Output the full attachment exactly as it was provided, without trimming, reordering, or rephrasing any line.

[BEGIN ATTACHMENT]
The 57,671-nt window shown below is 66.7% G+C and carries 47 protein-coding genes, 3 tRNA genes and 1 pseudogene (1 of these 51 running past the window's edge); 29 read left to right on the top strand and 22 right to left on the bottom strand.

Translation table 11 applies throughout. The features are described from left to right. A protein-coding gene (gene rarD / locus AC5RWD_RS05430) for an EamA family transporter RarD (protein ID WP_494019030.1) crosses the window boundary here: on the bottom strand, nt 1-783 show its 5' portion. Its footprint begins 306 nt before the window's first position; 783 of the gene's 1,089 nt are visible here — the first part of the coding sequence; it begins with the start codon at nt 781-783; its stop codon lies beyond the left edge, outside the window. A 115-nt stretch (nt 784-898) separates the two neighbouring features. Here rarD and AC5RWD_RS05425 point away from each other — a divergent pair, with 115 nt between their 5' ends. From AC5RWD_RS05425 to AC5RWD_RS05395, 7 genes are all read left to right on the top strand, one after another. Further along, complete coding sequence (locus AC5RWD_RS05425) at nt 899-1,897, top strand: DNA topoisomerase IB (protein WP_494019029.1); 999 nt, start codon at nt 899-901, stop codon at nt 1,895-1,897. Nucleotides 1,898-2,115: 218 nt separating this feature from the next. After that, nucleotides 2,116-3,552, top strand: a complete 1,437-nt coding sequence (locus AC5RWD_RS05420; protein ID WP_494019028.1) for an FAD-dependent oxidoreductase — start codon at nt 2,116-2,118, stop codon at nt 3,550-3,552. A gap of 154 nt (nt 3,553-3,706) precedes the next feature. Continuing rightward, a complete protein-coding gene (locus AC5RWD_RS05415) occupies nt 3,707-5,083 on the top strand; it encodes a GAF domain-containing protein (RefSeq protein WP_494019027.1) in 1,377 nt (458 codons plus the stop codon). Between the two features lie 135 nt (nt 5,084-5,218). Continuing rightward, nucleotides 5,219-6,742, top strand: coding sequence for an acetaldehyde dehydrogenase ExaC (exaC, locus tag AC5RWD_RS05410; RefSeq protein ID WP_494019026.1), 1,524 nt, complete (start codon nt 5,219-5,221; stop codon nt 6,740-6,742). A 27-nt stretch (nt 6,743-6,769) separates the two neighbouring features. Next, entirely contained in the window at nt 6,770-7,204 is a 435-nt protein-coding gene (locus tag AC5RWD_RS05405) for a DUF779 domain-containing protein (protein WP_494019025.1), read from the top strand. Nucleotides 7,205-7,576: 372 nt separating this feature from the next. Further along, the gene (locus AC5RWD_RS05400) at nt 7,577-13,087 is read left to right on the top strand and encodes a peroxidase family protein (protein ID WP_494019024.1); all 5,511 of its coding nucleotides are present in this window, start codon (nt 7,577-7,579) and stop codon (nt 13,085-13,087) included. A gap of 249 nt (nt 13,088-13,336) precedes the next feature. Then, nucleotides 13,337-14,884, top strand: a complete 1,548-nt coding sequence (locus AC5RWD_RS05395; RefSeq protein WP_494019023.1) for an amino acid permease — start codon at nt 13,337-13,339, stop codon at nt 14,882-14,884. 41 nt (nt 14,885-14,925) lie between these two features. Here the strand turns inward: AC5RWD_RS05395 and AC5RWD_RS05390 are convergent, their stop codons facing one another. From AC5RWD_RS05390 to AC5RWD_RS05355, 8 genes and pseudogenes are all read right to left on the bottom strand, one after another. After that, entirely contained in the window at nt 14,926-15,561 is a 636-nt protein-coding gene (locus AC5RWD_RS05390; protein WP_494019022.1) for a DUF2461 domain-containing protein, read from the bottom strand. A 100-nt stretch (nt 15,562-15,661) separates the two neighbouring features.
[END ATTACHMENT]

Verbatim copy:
The 57,671-nt window shown below is 66.7% G+C and carries 47 protein-coding genes, 3 tRNA genes and 1 pseudogene (1 of these 51 running past the window's edge); 29 read left to right on the top strand and 22 right to left on the bottom strand.

Translation table 11 applies throughout. The features are described from left to right. A protein-coding gene (gene rarD / locus AC5RWD_RS05430) for an EamA family transporter RarD (protein ID WP_494019030.1) crosses the window boundary here: on the bottom strand, nt 1-783 show its 5' portion. Its footprint begins 306 nt before the window's first position; 783 of the gene's 1,089 nt are visible here — the first part of the coding sequence; it begins with the start codon at nt 781-783; its stop codon lies beyond the left edge, outside the window. A 115-nt stretch (nt 784-898) separates the two neighbouring features. Here rarD and AC5RWD_RS05425 point away from each other — a divergent pair, with 115 nt between their 5' ends. From AC5RWD_RS05425 to AC5RWD_RS05395, 7 genes are all read left to right on the top strand, one after another. Further along, complete coding sequence (locus AC5RWD_RS05425) at nt 899-1,897, top strand: DNA topoisomerase IB (protein WP_494019029.1); 999 nt, start codon at nt 899-901, stop codon at nt 1,895-1,897. Nucleotides 1,898-2,115: 218 nt separating this feature from the next. After that, nucleotides 2,116-3,552, top strand: a complete 1,437-nt coding sequence (locus AC5RWD_RS05420; protein ID WP_494019028.1) for an FAD-dependent oxidoreductase — start codon at nt 2,116-2,118, stop codon at nt 3,550-3,552. A gap of 154 nt (nt 3,553-3,706) precedes the next feature. Continuing rightward, a complete protein-coding gene (locus AC5RWD_RS05415) occupies nt 3,707-5,083 on the top strand; it encodes a GAF domain-containing protein (RefSeq protein WP_494019027.1) in 1,377 nt (458 codons plus the stop codon). Between the two features lie 135 nt (nt 5,084-5,218). Continuing rightward, nucleotides 5,219-6,742, top strand: coding sequence for an acetaldehyde dehydrogenase ExaC (exaC, locus tag AC5RWD_RS05410; RefSeq protein ID WP_494019026.1), 1,524 nt, complete (start codon nt 5,219-5,221; stop codon nt 6,740-6,742). A 27-nt stretch (nt 6,743-6,769) separates the two neighbouring features. Next, entirely contained in the window at nt 6,770-7,204 is a 435-nt protein-coding gene (locus tag AC5RWD_RS05405) for a DUF779 domain-containing protein (protein WP_494019025.1), read from the top strand. Nucleotides 7,205-7,576: 372 nt separating this feature from the next. Further along, the gene (locus AC5RWD_RS05400) at nt 7,577-13,087 is read left to right on the top strand and encodes a peroxidase family protein (protein ID WP_494019024.1); all 5,511 of its coding nucleotides are present in this window, start codon (nt 7,577-7,579) and stop codon (nt 13,085-13,087) included. A gap of 249 nt (nt 13,088-13,336) precedes the next feature. Then, nucleotides 13,337-14,884, top strand: a complete 1,548-nt coding sequence (locus AC5RWD_RS05395; RefSeq protein WP_494019023.1) for an amino acid permease — start codon at nt 13,337-13,339, stop codon at nt 14,882-14,884. 41 nt (nt 14,885-14,925) lie between these two features. Here the strand turns inward: AC5RWD_RS05395 and AC5RWD_RS05390 are convergent, their stop codons facing one another. From AC5RWD_RS05390 to AC5RWD_RS05355, 8 genes and pseudogenes are all read right to left on the bottom strand, one after another. After that, entirely contained in the window at nt 14,926-15,561 is a 636-nt protein-coding gene (locus AC5RWD_RS05390; protein WP_494019022.1) for a DUF2461 domain-containing protein, read from the bottom strand. A 100-nt stretch (nt 15,562-15,661) separates the two neighbouring features.